Iverson’s departure from Georgetown marked the start of the decline of Georgetown basketball in the 1990’s. Despite winning a regular season conference title the year after he left, the Hoyas lost in the first round of the NCAA tournament. As progressive as Coach Thompson had been to let his team celebrate their black roots and embrace their culture, Georgetown did not progress in terms of basketball. Teams were becoming more adept at three point shooting and were able to handle full court pressure. Being bigger and quicker than most teams was not as effective as it was in the past.[14] Coach Thompson subsequently retired in 1999, citing difficulties in his marriage. The school’s licensing revenues fell out of the top 50 in recent years.[15] The late 2000’s offered a glimmer of hope for a return to national prominence. Using a non-traditional, slowed down Princeton-style offense, Thompson’s son, John Thompson III, led the team to a Final Four in 2007. Thompson III found trouble duplicating that success and was ultimately removed from the head coaching job in 2017. The recent hire of Patrick Ewing, an NBA Hall of Famer and member of the 1984 National Championship team, has excited the fan base and hopes are high to get the team back to Thompson Jr.’s glory days. Basketball aside, it will be hard to top the impact that the 90’s Georgetown team made on a campus, city, and national level.—Jeff Brown

[1] They came close: an NIT runner-up in 1993, and a trip the Sweet Sixteen in 1994, and an Elite Eight in 1996. Thompson won his only championship at Georgetown in 1984. Georgetown also made a postseason tournament every year Thompson coached in the 1990’s.

[2] “Black History Month: Remember When the Georgetown Hoyas Wore Kente Cloth?” The Sports Fan Journal, February 16, 2016, Coach John Thompson Jr. is listed at six feet, ten inches tall. Before he became a coach, he was an All American center at Providence College in the 1960’s. He also had a renowned temper and was known to lash out at his players and the media.

[3] Bruce Lowitt and Ira Rosenfeld, “John Thompson: A firm hand at the helm,” The Free Lance-Star, March 16, 1985, 11-12.,2451944&hl=en.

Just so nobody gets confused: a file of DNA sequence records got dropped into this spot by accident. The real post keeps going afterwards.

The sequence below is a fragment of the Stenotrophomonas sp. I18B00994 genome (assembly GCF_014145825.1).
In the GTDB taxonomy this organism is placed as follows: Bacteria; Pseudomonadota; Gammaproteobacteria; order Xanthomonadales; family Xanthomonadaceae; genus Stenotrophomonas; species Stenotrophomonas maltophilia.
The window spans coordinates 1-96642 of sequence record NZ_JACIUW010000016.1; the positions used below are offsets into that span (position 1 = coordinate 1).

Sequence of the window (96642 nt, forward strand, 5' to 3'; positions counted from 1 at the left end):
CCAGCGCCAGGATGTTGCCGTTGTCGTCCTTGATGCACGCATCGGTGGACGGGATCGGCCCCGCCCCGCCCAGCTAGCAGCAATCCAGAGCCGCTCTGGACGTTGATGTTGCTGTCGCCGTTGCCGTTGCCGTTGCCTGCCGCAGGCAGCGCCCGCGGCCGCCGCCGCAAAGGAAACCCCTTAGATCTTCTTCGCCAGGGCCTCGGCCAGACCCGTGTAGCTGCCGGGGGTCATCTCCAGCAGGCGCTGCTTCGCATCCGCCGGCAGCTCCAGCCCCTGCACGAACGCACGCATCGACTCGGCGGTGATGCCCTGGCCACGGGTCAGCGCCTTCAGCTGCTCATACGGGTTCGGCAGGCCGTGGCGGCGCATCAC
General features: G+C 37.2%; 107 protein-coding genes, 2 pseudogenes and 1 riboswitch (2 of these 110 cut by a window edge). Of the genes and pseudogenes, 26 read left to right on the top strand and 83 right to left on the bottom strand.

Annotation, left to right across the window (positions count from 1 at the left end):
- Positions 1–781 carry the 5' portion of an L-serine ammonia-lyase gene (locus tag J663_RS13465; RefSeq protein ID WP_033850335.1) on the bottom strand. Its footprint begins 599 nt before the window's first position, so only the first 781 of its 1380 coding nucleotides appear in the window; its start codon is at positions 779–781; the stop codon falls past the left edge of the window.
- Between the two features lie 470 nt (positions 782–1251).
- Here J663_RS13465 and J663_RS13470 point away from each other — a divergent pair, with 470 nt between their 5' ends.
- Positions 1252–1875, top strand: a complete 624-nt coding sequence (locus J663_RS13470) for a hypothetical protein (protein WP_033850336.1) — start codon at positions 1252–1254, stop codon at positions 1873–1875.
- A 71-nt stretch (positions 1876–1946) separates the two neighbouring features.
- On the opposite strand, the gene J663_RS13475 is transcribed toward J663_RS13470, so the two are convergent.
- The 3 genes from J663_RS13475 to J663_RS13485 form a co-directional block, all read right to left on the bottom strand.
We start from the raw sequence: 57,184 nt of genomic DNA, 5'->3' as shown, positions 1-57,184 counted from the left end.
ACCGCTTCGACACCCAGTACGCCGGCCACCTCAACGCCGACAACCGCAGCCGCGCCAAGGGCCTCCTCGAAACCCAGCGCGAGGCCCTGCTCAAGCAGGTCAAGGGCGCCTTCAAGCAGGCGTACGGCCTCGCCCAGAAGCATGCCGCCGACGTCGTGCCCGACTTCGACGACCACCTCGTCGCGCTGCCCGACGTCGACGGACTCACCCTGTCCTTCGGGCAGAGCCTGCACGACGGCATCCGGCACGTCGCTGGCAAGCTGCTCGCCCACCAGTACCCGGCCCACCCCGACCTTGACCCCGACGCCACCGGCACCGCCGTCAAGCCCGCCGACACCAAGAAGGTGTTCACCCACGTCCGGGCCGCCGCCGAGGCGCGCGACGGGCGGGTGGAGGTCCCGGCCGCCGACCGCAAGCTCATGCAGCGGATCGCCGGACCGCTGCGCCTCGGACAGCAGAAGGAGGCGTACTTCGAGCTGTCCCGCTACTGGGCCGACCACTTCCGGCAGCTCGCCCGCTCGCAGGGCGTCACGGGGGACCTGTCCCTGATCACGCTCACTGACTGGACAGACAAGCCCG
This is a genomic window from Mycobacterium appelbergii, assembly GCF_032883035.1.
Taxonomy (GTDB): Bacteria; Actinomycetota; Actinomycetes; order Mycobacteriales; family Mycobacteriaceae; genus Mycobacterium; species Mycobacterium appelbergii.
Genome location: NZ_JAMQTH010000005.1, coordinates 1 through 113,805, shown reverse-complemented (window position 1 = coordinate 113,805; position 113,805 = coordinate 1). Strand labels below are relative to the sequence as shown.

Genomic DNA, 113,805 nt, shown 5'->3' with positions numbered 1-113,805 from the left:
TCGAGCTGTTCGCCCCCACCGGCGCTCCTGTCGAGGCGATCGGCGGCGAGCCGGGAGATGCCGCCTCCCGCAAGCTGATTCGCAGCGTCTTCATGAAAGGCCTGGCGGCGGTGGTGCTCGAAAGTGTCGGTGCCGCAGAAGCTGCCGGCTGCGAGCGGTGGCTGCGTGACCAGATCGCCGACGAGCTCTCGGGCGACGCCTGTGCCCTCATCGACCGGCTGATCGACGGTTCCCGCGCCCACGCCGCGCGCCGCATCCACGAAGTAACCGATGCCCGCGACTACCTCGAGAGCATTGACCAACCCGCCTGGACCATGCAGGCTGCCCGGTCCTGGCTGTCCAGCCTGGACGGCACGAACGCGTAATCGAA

[4] Rosenfeld, “Thompson,” 11.

[5] Marc Tracy, “N.C.A.A. Coaches, Adidas Executive Face Charges; Pitino’s Program Implicated,” The New York Times, September 26, 2017.

[6]Mike Debonis, “The World’s Most Dangerous Basketball Team,” Slate, March 29, 2007.

[7] Debonis, “Dangerous.”

[8] Debonis, “Dangerous.” Marion Barry was the mayor from 1979-1991 and 1995-1999. Other successful African Americans like Kweisi Mfume and Elijah Cummings held admirable positions in the DMV area.

[9] Sports Fan Journal, “Black.”


[10] The inconsistency of the 1990’s Baltimore Bullets/Washington Wizards made the popularity of Georgetown basketball even greater.

[11]  Sports Fan Journal, “Black.”

[12] Iverson used the crossover move on Michael Jordan in his rookie season to cement himself as one of the league’s most exciting and up-and-coming players.

[13] Paolo B. Santamaria, “Allen Iverson Reflects Georgetown Values,” The Hoya, September 16, 2016.

[14] Iverson was certainly undersized at 6’0”, but Thompson was renowned for recruiting strong, 6’10” plus forwards (e.g. Patrick Ewing, Alonzo Morning, Dikembe Mutumbo).

[15] Debonis, “Dangerous.”


The 90s Kente Aesthetic

Image from

The type of cloth we know as “Kente” originated in Ghana and Cote d’Ivoire, West Africa. Kente was/is mainly created by the Asante and the Ewe peoples, descending from the ancient empires of Ghana, Mali and Songhai from before the 15th century. These empires were located in the general area from the West African coast to as far north as Mali, and as far west as Chad. According to historian Herbert M. Cole, author of Icons: Ideals and Power in African Art (Smithsonian Institution publication), the term Kente may be a corruption of the Fanti word for “basket” – alluding to the hand-weaving process. Cole goes on to explain that only males create the long strips, on an intricate loom. Each design has a distinct name, with proverbs associated with particular patterns – wearing particular colors and shapes sends specific messages you want viewers to understand. Among the Asante and Ewe, kente was often associated with and reserved for chieftains and royal figures – fabric trades with Europeans provided materials for locals to rework into traditional designs. Unlike the 1980s and 90s, kente wasn’t originally sewn into garments for everyday wear (Cole 1990). This historical perspective gives greater context to the recent boom in kente cloth wear, and the newer ideas associated with these designs.